It was only supposed to be a meeting between a team president and a broadcaster whose contract was about to expire. That’s all Marques Johnson was expecting when he got together with Milwaukee Bucks president Peter Feigin toward the end of last season.
And for a while, cordial business talk was all that was happening. Both the team and FOX Sports Wisconsin had liked Johnson’s work over the past three seasons and weren’t interested in letting him go. Johnson, who played for the Bucks from 1977-’84, had enjoyed his reunion with the city that embraced him three decades prior.
But eventually, the back and forth got stale to Feigin. There was a trump card burning a hole in his pocket and it became time to play it. He halted the conversation about all the superficial contract stuff, looked Johnson square in the eye and took on a more serious demeanor.
“Marques, let’s cut to the chase,” he said. “You’re not going anywhere. We love you. We’re going to honor you in a way you can be honored in no other place.”
Johnson, 62, was staggered by what came next, hit by a rush of emotion that could have easily brought him to tears had he not fought so hard to keep them back. It was a moment and feeling he had always hoped would come, but wasn’t totally sure if or when it would.
“And I just want you to know,” Johnson recalls hearing, “your jersey’s going up at Fiserv Forum.”
Yes, after all these years, the Bucks plan to retire Johnson’s No. 8 jersey making him the ninth Bucks player to be so honored and the first since the team’s move to Fiserv Forum this season. The ceremony will take place at halftime of the team’s March 24 game against the Cleveland Cavaliers.
The festivities will include appearances by many of Johnson’s friends and former Bucks teammates. Most important to him is that his family, particularly his mother, can share in his joy.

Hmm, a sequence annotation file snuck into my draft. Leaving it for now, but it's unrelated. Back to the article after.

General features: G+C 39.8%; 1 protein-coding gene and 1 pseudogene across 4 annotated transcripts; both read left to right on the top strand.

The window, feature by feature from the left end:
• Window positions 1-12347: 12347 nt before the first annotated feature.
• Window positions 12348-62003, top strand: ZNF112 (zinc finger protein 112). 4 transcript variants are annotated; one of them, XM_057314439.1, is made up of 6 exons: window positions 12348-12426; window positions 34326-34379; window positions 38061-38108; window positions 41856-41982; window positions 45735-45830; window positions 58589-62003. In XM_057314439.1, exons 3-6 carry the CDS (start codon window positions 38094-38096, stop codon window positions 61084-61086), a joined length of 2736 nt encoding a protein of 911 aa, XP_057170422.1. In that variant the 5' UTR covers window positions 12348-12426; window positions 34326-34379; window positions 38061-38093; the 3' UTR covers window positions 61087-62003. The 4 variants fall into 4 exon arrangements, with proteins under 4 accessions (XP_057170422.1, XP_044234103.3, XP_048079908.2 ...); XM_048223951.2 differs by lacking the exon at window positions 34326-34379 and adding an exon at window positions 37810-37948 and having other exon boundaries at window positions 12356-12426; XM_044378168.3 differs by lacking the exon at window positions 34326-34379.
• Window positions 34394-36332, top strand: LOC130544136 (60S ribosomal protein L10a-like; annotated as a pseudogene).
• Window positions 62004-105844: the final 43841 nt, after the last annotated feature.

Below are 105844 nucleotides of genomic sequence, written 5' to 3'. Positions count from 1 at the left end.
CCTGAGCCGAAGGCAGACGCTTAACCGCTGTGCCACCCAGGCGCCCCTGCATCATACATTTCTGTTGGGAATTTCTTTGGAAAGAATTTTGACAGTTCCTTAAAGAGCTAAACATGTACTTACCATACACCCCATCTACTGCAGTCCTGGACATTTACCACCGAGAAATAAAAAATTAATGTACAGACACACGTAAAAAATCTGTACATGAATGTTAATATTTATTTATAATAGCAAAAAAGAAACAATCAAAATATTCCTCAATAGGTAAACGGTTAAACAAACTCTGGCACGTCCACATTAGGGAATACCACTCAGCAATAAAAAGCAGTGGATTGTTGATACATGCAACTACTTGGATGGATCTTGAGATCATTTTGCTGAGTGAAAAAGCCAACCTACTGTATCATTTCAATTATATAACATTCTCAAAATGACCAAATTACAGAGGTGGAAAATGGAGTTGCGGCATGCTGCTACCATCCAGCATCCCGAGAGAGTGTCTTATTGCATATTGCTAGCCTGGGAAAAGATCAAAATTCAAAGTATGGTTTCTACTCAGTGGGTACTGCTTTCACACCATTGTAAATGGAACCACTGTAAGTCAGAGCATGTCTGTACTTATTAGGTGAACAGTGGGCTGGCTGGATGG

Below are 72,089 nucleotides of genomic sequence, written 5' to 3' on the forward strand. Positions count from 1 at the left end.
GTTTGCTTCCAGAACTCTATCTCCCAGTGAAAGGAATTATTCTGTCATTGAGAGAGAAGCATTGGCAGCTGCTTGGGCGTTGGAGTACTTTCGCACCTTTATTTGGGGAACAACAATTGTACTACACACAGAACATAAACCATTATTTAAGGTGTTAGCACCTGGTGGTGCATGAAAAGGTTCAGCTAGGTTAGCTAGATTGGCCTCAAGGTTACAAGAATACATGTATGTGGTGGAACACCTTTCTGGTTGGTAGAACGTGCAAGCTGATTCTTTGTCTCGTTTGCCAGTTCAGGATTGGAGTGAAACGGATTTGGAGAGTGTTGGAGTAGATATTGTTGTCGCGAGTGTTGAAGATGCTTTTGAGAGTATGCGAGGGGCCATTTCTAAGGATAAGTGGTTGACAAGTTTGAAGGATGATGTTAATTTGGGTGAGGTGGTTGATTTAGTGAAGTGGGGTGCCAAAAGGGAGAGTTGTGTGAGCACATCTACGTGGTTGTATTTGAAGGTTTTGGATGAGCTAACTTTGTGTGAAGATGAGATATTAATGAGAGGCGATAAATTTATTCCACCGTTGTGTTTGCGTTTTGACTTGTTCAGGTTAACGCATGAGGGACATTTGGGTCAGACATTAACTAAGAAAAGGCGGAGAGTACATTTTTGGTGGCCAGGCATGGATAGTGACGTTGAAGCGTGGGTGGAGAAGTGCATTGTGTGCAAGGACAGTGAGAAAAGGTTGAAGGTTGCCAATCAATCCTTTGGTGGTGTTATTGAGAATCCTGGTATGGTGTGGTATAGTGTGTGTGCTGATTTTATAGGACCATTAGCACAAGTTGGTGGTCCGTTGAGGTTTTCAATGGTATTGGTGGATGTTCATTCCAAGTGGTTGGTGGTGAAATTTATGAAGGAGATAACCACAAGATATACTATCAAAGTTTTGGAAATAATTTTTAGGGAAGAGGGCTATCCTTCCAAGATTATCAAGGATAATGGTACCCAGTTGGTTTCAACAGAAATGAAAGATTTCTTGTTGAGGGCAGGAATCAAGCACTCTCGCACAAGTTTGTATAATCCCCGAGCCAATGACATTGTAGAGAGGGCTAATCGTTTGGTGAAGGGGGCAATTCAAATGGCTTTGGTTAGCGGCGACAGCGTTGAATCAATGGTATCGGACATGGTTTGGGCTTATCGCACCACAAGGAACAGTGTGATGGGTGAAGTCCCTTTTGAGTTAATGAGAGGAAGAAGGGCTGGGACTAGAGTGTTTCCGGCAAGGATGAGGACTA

It’s because of his mother, who celebrates her 92nd birthday on March 25, that Johnson selected March 24 for his jersey retirement. A few months ago, she took her first flight in over 20 years and proclaimed herself ready to travel again.
“Once she told me she was mobile in terms of flying and getting on airplanes again, I said let’s do it around the time we can combine the celebrations and have a jersey retirement and her 92nd birthday,” Johnson said. “It makes it perfect.”
That day will mark the culmination of a long, winding road for both Johnson and the Bucks, one that took longer than many expected to arrive at what many consider an overdue jersey retirement ceremony.
His numbers as a player unassailably put him as one of the best in Bucks history. During his seven seasons in Milwaukee, Johnson made four all-star teams, once earned a spot on the first-team all-NBA and twice garnered second-team all-NBA honors and was a leading role on some of the best Bucks teams to ever take the court.
Johnson’s 21.0 points per game are the fourth-most in team history. He ranks among the franchise’s all-time leaders in numerous statistical categories including first in offensive rebounds (1,468), third in rebounds (3,923), fourth in field goals made (4,546) and sixth in points (10,980).
Lloyd Walton, who first saw Johnson up close when Walton’s Marquette team played in the same Final Four as Johnson’s UCLA squad in 1974, became fast friends with Johnson when the two played together for the Bucks beginning in 1977. He was magnetized by Johnson’s humor, personality and passion, so much so that the two remain friends to this day and Walton named his son after Johnson.
He saw firsthand what made Johnson a special player.
“In my opinion, he was so intense and so passionate and worked so hard. Those are three characteristics I remember so well,” Walton said. “He didn’t just take it for granted. He worked his (butt) off every day and he became one of the best players in the league.”